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Summary:

There are many shows which claim to be “talk shows for the Internet,” but there’s only one weekly hour-long celebration of what’s popular online. And What’s Trending is determined to continue covering web culture while also attempting to grow into a full-fledged media brand.

Shira Lazar on set during a "Whats Trending" rehearsal.

There are many shows that claim to be “talk shows for the Internet,” but there’s only one weekly hour-long celebration of what’s popular in web culture. And What’s Trending, created by Shira Lazar and Damon Berger, is determined to keep its dominance going while also attempting to grow into a full-fledged media brand.

The show, after a first season that ran from May to December 2011, is premiering its second season this Wednesday, with the first episode featuring comedian Margaret Cho and a live performance by John West. In addition, a What’s Trending app will hopefully be available for iOS devices sometime in the next week, allowing users to watch and chat live — plus a notification feature to let you know when the show is about to go live.

For this new season, Berger said in a phone interview that the show’s focus will stay on news as well as Internet culture — in general, “What’s happening online that people need to know about.”

“Trending topics are the new news, and there are communities out there not being served this stuff,” Berger said. This means the show’s coverage ranges from the latest meme, to Justin Bieber, to Occupy Wall Street — but with an eye toward entertainment. “When we’re at our best, we’re bringing you the people behind these stories in a fun and informative way,” he added.

Hip-hop artists will also continue to have a large presence on the show: “I’d like to say that it’s because I’m a huge hip-hop fan, but it’s not,” Berger said. “When it comes to social media, a lot of the people who have really gone after these tools are hip-hop artists — they were first to go out and energize those communities, and have built up huge followings. So there’s a lot of overlap.” (When you consider that the most tweeted event of 2011 was Beyonce announcing that she and husband Jay-Z were about to have a baby, it’s hard to deny that.)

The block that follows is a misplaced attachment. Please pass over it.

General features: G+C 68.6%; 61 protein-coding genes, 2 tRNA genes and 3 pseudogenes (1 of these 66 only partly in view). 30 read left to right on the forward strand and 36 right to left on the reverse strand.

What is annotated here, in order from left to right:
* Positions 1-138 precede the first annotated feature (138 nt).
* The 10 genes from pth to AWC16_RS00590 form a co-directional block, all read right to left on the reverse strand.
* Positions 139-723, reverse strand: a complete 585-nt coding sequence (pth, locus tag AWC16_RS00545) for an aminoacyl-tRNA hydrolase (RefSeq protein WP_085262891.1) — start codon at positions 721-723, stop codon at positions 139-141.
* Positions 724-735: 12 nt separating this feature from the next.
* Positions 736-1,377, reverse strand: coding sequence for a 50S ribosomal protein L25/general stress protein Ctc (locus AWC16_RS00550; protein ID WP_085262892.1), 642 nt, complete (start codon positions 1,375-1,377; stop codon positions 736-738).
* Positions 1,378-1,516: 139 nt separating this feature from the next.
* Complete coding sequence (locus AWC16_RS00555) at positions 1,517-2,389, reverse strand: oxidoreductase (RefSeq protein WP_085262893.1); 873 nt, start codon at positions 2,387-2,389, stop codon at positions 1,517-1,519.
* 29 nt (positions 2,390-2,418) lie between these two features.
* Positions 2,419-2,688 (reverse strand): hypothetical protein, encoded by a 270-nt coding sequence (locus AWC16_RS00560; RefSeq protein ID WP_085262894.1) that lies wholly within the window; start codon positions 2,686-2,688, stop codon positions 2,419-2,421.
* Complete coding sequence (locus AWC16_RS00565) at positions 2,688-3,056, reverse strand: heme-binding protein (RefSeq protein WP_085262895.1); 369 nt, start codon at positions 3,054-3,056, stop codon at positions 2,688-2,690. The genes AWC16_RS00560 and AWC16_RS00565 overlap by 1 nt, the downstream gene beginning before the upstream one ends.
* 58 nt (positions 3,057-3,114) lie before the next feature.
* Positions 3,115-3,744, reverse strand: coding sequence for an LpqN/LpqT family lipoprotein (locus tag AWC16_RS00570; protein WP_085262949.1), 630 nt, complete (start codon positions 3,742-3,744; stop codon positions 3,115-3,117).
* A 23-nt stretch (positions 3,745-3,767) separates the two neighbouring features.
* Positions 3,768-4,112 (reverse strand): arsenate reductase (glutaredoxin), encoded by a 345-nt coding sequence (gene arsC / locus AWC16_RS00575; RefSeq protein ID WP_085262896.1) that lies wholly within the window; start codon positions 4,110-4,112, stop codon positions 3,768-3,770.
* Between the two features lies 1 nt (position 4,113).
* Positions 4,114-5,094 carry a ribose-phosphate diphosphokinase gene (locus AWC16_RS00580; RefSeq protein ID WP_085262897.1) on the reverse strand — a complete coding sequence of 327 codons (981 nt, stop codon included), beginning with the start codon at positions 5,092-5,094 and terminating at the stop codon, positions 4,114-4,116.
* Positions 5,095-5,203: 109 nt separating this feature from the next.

That’s not all that’s on the horizon. While in its first season, What’s Trending would stream live on Tuesdays, for season two, the show is switching to Wednesdays. This is because, according to Berger, immediately after this year’s SXSW, Trending will launch two new vertical channels, which will run on Tuesdays and Thursdays.

The reason for waiting until after SXSW is that the What’s Trending team is currently prepping for three days of live coverage from the SXSW Convention Center, in partnership with a “major” undisclosed brand. In addition, Lazar is hosting Oscar Dailies, a five-episode series for ABC and the Academy of Motion Pictures Arts and Sciences leading up to this year’s Academy Awards.

It’s not a bad comeback, given that last September many thought Trending was dead in the water after an erroneous Twitter update prematurely announced the death of Steve Jobs. After that mishap, Trending‘s original partner CBS News killed its partnership with the show,, and it had to quickly rebuild its online presence as an independent series.

When asked if she felt that CBS had overreacted to the Jobs tweet, Lazar said no — “They did what they needed to do, and it was beyond our control.” And the decision had an upside: “[Being independent] affords us to look at ourselves as entrepreneurs. Big partners are essential in that, but the do-it-yourself mentality lets us create something new and be pioneers,” Lazar said. “We weathered the storm — which proves the power of what we’re doing.”

And despite the separation from CBS, What’s Trending has managed to find an audience — during the week of CES 2012 (which Trending covered with a special episode live from Vegas), Trending videos across all platforms received over 100,000 views. No numbers are available for Trending‘s early episodes due to an NDA with CBS, but Berger characterized the show’s performance since those days as having “considerable growth.”

Looking forward, Lazar and Berger see this sort of event coverage as becoming a staple of Trending. “Being at big events is a really big deal for us — it allows us to take the conversation offline,” Lazar said. The team is already looking forward to covering Comic-Con, potentially in partnership with another brand.

And that event coverage, plus the planned verticals, are just part of Trending‘s strategy for evolving the show to the next level. “This year is really about going from one weekly live show, to building the brand out, to something much bigger,” Lazar said, “bridging the gap between traditional media and new media.”

  1. I’m betting the show ends before the end of the year, it’s a bad idea, and poorly executed.

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